Fruits = confectionary? Exploring the history and origin of ”wagashi”

The Edo Period and the birth of Wagashi names

Japanese culture is strongly influenced by other countries. One such example is “wagashi”, a characteristic of Japanese food culture. The word “Kashi (菓子/confectionery)”, which once meant “fruit,” began to have the same meaning as processed food in the Nara period (710-794).

At that time, the most common type of confectionery was called “karagashi,” which was made from rice or wheat flour, sweetened or salted, and deep-fried in oil.

Later, in the Heian period (794-1185), the name “Tsubaki Mochi” started be in use. It was made by pouring the boiled sap of a grape vine called amazura over rice flour and wrapping it in camellia leaves and it is mentioned in ‘The Tale of Genji’, that it was served to the court officials after they finished playing Kemari.

In the Kamakura period (1185-1333), wagashi developed rapidly as a result of monks who traveled overseas. They brought back many of the latest knowledge and techniques from the Song Dynasty, where they had studied.

Then, during the Sengoku period, the Nanban trade brought the ‘Kasutera'(sponge cake), a confectionery made from chicken eggs. This was a major turning point for Japanese confectionery, which until then had been basically made from plants.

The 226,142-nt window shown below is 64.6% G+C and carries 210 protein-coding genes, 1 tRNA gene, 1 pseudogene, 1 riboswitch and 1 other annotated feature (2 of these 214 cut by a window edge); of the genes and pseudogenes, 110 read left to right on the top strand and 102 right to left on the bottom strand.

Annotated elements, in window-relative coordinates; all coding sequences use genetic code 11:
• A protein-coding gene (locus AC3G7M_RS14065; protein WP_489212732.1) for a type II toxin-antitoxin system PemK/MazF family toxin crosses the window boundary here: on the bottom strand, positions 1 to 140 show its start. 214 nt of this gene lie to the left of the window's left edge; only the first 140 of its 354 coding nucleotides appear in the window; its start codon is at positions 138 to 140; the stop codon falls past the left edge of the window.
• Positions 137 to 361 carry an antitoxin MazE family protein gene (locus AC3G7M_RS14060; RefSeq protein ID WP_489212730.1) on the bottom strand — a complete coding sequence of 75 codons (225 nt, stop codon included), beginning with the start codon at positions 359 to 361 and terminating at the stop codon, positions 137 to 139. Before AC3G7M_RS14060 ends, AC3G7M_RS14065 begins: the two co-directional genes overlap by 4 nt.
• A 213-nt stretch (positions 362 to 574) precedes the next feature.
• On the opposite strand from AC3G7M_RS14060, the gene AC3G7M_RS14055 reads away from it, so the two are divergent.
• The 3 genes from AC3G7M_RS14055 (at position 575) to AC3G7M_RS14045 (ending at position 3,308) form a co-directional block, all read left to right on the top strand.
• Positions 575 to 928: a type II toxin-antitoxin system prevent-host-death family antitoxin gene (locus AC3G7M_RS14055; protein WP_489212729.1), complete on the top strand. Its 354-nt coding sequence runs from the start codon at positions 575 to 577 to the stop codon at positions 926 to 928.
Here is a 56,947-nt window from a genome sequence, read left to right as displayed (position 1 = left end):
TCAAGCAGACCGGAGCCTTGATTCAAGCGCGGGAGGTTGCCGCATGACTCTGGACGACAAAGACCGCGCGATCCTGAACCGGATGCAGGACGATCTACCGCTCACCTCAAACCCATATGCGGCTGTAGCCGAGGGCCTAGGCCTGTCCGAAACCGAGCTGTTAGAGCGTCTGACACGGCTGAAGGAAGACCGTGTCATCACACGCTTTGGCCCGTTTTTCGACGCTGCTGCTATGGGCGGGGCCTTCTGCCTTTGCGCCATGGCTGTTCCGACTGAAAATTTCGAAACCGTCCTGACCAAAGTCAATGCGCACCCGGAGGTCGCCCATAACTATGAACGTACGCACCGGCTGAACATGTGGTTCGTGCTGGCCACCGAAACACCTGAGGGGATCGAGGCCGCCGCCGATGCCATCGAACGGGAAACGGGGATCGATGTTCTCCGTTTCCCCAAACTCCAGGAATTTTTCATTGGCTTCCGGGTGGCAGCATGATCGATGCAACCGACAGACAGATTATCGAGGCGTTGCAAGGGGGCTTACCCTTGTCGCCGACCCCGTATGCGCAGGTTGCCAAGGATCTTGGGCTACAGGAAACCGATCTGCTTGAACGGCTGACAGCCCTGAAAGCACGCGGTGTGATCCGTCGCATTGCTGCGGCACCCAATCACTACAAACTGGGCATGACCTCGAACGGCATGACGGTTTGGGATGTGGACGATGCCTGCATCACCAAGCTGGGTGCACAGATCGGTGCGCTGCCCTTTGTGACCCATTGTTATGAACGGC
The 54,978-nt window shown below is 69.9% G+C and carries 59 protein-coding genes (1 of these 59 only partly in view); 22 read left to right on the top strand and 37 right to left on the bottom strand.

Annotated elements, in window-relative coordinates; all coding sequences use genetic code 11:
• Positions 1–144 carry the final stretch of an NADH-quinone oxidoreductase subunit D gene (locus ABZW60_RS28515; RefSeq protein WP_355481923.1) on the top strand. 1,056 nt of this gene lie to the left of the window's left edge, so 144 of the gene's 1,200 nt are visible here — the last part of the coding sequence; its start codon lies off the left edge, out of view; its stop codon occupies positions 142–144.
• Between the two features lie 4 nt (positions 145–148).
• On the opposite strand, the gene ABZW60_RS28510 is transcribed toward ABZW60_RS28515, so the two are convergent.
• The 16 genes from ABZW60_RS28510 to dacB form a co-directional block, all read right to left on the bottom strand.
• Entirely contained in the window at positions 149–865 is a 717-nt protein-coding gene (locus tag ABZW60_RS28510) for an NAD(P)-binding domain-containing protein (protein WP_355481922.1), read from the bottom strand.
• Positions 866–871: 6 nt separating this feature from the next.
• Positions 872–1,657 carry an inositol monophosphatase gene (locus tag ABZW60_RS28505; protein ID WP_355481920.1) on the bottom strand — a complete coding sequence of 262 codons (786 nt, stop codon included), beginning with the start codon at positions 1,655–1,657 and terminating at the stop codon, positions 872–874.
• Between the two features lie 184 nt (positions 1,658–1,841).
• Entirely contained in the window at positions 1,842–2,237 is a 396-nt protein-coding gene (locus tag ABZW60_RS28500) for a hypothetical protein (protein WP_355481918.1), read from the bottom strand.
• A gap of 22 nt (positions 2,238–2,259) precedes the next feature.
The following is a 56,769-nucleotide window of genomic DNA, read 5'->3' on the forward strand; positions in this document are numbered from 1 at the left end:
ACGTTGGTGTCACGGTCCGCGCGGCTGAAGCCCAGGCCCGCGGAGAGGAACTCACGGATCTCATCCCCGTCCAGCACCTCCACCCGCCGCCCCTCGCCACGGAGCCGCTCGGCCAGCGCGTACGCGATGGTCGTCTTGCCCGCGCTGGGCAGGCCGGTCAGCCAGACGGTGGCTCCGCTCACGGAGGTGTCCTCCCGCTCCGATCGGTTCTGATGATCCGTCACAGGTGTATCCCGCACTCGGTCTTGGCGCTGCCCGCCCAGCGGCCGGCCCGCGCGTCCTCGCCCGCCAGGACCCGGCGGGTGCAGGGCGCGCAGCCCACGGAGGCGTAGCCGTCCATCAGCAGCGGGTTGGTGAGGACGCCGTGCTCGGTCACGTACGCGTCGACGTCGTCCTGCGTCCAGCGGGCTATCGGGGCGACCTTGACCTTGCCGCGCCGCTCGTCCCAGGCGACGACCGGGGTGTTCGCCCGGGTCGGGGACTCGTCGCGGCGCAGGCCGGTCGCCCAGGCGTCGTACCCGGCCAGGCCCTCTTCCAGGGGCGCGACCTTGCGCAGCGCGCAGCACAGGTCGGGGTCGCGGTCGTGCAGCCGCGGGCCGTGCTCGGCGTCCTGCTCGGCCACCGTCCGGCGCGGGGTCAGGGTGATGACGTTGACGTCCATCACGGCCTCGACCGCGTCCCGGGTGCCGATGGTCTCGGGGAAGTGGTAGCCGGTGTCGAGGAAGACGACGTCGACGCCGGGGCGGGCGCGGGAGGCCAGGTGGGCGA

Sugar was a very precious commodity, and until the Muromachi period (1336-1573), honey, sweet kudzu(葛), and syrup made from grains were mainly used to sweeten sweets. During this period, sugar was actively imported by Portuguese ships, and eventually began to be produced in Japan as brown sugar and wasanbon(和三盆), and gradually became accessible to the general public.

The Edo Period and the birth of Wagashi names

The Edo period (1603-1868) was a time when culture blossomed at a rapid pace, and and wagashi was no exception.

In the Keicho and Kan’ei periods (1596-1644), confectioneries began to be labeled with their own names. Furthermore, during the Genroku period (1688-1704), names associated with classical literature and seasonal scenery, such as “Tatsuta Gawa” and “Naniwa tsu,” began to appear in literature.

In other crafts, such as sword mounts and props, there are also rules that say certain images represent certain motifs, which must have been common knowledge to the people of that time. Such was the times, which had an air of refined elegance.

The birth of Dagashi (penny sweets)

Candy and other cheap confections were also started to be sold. Some peddling entertainers performed while selling candy, which became huge a hit at the time.

The craftsmanship of ‘Nerikiri(練り切り)’

In the late Edo period (1603-1867), “nerikiri” was created by kneading white bean paste, sugar, yams, etc., and adding various colors to create seasonal shapes.

Delicately shaped by pressing them into wooden molds or using spatulas and fingertips, Nerikiri are beautiful to look at and are still widely enjoyed at tea ceremonies and festive occasions.

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連載 彬子女王殿下






連載 阿部顕嵐